The AstraZeneca (LSE:AZN) share price is approaching July’s all-time high following last week’s earnings announcement. It pushes the firm’s heady valuation even higher to a P/E ratio of 68. This certainly makes the stock look expensive on paper, but let’s take a closer look to see what’s going on.
The rich AstraZeneca share price
As a quick reminder, AstraZeneca is a pharmaceutical company. Through extensive research and development, it discovers, develops, and sells a wide range of drugs, focusing primarily on immunology and oncology.
In 2020, much like many other pharma giants, the firm has been pursuing a Covid-19 vaccine. This is likely a contributing factor to the rich valuation. However, management has committed to a non-profit vaccine launch. Therefore it’s unclear as to how much value the vaccine will actually add.
But there’s more to AZN than just a Covid vaccine. In the latest earnings report, the business appeared to be doing exceptionally well, despite the pandemic. Total revenue was up 10%, primarily driven by new medicines.
Seeing revenue originating from new drugs is an excellent sign. On average, it costs around $1.3bn to bring a medicine to market – an expensive investment that doesn’t always pay off. As of October, an additional $2.6bn in revenue has originated from new products this year.
The portfolio continues to expand, with four new regulatory approvals in 2020, a further six submissions yet to be reviewed, and four more drugs in phase-three trials.
The potential revenue from these new drugs, in combination with continued growth in older segments around the world, has analysts predicting $30bn total revenues at the end of 2021. Assuming the company maintains its most recent 19% operating profit margin, this forecast would lead to an estimated $5.7bn in profits (before taxes).
Based on today’s share price, that would put the forecast pre-tax P/E ratio at approximately 26 times (adjusting for exchange rates).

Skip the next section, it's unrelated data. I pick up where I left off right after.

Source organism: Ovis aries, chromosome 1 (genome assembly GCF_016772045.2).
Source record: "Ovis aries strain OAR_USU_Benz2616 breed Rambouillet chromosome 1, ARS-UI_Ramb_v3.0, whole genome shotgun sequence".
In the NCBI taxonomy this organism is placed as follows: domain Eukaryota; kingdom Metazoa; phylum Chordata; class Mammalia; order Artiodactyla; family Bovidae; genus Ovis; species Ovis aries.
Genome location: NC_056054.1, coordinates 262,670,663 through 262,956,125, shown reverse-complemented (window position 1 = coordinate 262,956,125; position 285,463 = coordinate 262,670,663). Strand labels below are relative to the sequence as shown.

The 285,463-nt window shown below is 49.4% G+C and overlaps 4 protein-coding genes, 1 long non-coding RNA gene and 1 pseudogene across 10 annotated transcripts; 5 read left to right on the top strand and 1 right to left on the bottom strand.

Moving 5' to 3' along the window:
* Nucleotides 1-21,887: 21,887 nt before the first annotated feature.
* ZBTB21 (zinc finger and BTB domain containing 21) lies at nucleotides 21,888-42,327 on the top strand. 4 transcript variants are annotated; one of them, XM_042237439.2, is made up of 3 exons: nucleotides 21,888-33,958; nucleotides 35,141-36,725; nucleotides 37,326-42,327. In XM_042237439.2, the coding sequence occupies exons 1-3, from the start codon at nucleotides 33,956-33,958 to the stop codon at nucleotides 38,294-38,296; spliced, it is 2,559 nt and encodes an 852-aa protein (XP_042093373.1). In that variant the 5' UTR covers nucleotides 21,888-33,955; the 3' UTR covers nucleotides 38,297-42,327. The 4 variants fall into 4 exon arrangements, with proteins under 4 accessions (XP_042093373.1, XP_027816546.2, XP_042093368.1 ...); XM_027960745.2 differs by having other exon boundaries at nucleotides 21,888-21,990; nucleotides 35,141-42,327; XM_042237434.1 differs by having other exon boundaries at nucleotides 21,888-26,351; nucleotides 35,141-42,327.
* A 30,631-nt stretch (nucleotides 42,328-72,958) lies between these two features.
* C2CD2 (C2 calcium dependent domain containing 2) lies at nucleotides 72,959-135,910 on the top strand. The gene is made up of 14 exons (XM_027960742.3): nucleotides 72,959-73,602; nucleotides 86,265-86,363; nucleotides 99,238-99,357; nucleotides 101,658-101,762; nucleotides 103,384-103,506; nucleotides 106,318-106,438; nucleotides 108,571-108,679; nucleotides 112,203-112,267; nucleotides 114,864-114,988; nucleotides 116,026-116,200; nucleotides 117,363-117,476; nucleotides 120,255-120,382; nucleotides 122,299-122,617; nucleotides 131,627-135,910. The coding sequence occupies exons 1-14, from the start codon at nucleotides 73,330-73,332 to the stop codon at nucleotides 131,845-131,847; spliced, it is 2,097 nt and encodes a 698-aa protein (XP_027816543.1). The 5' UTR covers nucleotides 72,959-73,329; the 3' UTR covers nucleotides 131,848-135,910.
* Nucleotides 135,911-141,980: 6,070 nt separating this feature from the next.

This certainly makes the current AstraZeneca share price more palatable, but only if it can meet shareholder expectations.
A problem with financials
The immense cost of drug development requires continual funding that the firm’s cash flow hasn’t been able to cover.
As such, AstraZeneca is heavily reliant on debt financing. Debt currently represents 58% of the capital structure which adds additional pressure. However, this level of debt is quite common in the industry and not what I’m concerned about.
My concerns surround the dividend policy. The stock has consistently paid out more in dividends than it makes in profits, using reserves and debt to make up the difference. This behaviour is unsustainable and is likely the primary reason why dividends have been cut numerous times in the past.
The bottom line
Overall, I think the business is doing very well and will continue to thrive in the future. The new drugs entering the market present many opportunities to grow. Also, operations continued to be streamlined, eliminating expenses leading to higher margins.
However, based on current and predicted performance, I believe the share price is simply too high.
Zaven Boyrazian does not own shares in AstraZeneca. The Motley Fool UK has no position in any of the shares mentioned. Views expressed on the companies mentioned in this article are those of the writer and therefore may differ from the official recommendations we make in our subscription services such as Share Advisor, Hidden Winners and Pro. Here at The Motley Fool we believe that considering a diverse range of insights makes us better investors.